In that moment, the Torah, Judaism itself was no longer just a Torah read and supposedly written only by men. It was now a living part of my life, a lineage I could now feel I had full access to through all my cells, a process already begun through my study of a Hebrew Goddess. It returned me to a place from which Jewish feminist theologian Judith Plaskow has noted women were excluded: Mt. Sinai, at a critical time in Jewish history. I could now feel seen, one of the people receiving Torah at Sinai and so able to be fully present in the world of my birth, a full member of the “tribe”, a leader and decisionmaker in my own contemporary Jewish life.
This painting, these few familiar words with one vital change—a new gender pronoun—inspired me to finally feel Judaism as a tradition which recognized, included, and held opportunities for women as full participants. Woman as carrier of the Divine spark, Woman in and of Nature. It was Shekhinah in the flesh, in me, emanating from the letters.
Pesukey D’Zimra / Verses of Song, A Prayer and A Practice
I also want to bring in these words, excerpts from performance artist and poet Joseph Zitt’s Shekhinah: The Presence, which beautifully convey a felt sense of Shekhinah/Malkhut:
She is spirit
She is air
She is earth on fire
above, below the waters
…She is everywhere
the creator is;
she is everywhere
yet she is,
summoned by prayer
summoned by our intent
summoned by our wishes
from the silent world of dreams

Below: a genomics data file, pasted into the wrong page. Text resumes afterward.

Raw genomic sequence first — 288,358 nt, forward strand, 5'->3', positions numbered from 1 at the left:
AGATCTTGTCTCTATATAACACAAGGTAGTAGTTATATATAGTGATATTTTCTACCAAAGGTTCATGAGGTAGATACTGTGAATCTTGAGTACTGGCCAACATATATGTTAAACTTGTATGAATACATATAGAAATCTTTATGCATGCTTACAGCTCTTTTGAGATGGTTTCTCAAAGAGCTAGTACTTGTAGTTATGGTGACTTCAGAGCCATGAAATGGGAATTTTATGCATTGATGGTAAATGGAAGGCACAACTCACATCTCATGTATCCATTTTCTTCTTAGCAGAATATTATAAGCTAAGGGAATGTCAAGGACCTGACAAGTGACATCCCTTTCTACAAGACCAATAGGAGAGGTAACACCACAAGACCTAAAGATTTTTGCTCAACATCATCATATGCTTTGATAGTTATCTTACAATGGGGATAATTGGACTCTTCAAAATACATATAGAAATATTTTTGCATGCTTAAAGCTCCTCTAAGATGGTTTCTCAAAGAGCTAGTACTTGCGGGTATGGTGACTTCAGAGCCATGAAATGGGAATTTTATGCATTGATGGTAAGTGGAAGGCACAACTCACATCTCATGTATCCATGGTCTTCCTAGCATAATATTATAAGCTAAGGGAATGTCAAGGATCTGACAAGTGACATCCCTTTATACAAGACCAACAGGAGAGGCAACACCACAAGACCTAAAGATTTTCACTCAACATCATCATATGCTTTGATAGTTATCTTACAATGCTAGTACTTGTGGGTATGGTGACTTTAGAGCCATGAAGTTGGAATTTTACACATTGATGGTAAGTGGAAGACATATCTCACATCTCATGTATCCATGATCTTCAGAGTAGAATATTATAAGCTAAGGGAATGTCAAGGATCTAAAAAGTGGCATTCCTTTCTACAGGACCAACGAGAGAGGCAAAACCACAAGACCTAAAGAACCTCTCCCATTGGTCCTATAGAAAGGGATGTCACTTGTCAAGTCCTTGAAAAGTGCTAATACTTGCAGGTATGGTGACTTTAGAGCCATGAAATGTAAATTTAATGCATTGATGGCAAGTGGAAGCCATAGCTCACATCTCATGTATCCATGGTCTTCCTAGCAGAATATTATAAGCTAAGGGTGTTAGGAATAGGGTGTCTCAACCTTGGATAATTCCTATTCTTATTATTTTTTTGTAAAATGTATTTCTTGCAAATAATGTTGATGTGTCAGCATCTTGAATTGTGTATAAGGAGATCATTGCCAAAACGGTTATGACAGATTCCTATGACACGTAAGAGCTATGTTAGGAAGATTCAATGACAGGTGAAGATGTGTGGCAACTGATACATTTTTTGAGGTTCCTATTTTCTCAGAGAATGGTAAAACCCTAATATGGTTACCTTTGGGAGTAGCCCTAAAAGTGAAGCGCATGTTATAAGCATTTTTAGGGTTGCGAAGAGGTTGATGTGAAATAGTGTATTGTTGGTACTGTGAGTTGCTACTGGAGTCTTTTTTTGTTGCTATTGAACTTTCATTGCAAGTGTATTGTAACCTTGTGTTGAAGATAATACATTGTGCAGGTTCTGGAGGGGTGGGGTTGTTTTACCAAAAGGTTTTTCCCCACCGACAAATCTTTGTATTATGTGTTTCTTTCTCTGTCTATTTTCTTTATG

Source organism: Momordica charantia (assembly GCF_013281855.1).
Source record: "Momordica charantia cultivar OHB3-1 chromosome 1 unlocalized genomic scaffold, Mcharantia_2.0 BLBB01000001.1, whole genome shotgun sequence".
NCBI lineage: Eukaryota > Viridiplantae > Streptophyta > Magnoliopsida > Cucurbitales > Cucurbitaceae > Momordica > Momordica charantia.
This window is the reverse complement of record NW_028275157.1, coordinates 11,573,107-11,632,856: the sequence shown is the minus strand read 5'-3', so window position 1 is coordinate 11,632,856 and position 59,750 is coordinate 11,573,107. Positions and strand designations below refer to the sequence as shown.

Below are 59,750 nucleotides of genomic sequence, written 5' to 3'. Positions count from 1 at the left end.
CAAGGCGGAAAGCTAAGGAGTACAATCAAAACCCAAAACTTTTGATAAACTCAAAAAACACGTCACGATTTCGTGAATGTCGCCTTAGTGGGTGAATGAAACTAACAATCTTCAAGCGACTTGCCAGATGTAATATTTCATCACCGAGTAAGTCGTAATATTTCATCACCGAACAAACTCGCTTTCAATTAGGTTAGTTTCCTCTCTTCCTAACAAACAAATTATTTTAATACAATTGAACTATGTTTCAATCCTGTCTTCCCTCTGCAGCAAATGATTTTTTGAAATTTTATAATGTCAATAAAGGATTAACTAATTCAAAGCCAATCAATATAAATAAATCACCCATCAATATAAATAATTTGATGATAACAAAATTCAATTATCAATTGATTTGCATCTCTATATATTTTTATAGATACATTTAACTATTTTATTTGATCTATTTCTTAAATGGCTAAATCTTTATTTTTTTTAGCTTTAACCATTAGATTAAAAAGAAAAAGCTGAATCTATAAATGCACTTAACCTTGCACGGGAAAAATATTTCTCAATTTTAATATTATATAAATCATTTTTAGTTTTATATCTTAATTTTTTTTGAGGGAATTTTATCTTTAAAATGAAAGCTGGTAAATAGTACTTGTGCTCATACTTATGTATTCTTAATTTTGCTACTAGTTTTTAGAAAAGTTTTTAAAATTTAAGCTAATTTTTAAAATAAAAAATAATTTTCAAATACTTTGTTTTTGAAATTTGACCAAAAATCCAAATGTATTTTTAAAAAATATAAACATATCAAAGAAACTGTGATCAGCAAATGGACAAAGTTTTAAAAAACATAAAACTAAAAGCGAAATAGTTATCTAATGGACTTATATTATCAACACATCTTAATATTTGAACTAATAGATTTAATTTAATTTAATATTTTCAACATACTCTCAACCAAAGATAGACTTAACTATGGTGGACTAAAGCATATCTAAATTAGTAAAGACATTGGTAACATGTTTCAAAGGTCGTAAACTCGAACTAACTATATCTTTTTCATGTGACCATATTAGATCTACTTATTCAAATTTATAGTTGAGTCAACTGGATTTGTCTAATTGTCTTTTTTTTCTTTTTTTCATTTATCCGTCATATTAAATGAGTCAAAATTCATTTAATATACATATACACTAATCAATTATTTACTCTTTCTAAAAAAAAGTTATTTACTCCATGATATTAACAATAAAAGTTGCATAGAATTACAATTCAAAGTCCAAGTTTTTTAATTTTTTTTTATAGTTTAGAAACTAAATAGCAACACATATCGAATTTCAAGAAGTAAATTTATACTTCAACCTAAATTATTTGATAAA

Arise, most ancient!
Arise, our mother!
Arise, our bride!
Arise, our daughter!
We raise our eyes
unto the hills
and sing together
“a song for the dedication of the house”
“a psalm for the thanks-offering”
“a hymn of praise”
and psalm after psalm
…we move to melt into the Presence,
lose ourselves in her,
she who loves and comforts,
she whose power is such
that we forget ourselves and
May we never forget Her face, the brilliance, the radiance She emanates, which we can only begin to envision through moments of quiet, of prayer, meditation, loving, sensual connection with other beings, with food, with Nature, with music.
Let us never stop being able to hear Her voice, especially in our darkest moments but also in our moments of joy. At the times we feel alone, when we most need comfort or need to be able to share our triumphs, let us remember the Presence is there, offering us channels for both Divine and human connection, through direct conversations with Her or our ancestors, or by looking in the eyes of another.
Suggested practices for the week:
Rabbi Leah Novick wrote: “The contemporary emphasis on wholeness and intuition provides the opening for receiving Shekhinah energy once again.” What do you think she means?
Record yourself reading Judy Grahn’s poem “They Say She Is Veiled”.
One morning as part of your spiritual practice—or anytime you feel called to go within, or to put on your tallit and pray:
- Cover your head, or just sit with your eyes closed in a quiet place
- Recite the poem, if you have memorized it, or play the recording
Then open your eyes and say/listen to it again. What do you see/hear/feel in your own soul?
Sit with this for a few minutes, or longer if time allows. After that, you may also want to record your thoughts in your journal, or on your phone—or not.
Kohenet Ruach D’vorah Grenn, Ph.D, Mashpi’ah Ruchanit
She co-directed the Women’s Spirituality MA Program, Institute of Transpersonal Psychology/Sofia University in Palo Alto, California, and founded Mishkan Shekhinah, a movable sanctuary honoring the Sacred Feminine in all traditions. Her Talking To Goddess anthology includes sacred writings of 72 women in 25 spiritual traditions. Other publications: Lilith’s Fire: Reclaiming our Sacred Lifeforce; “The Kohanot: Keepers of the Flame” in Stepping into Ourselves (Key & Cant); the Jewish priestess and Lilith entries in Encyclopedia of Women in World Religions.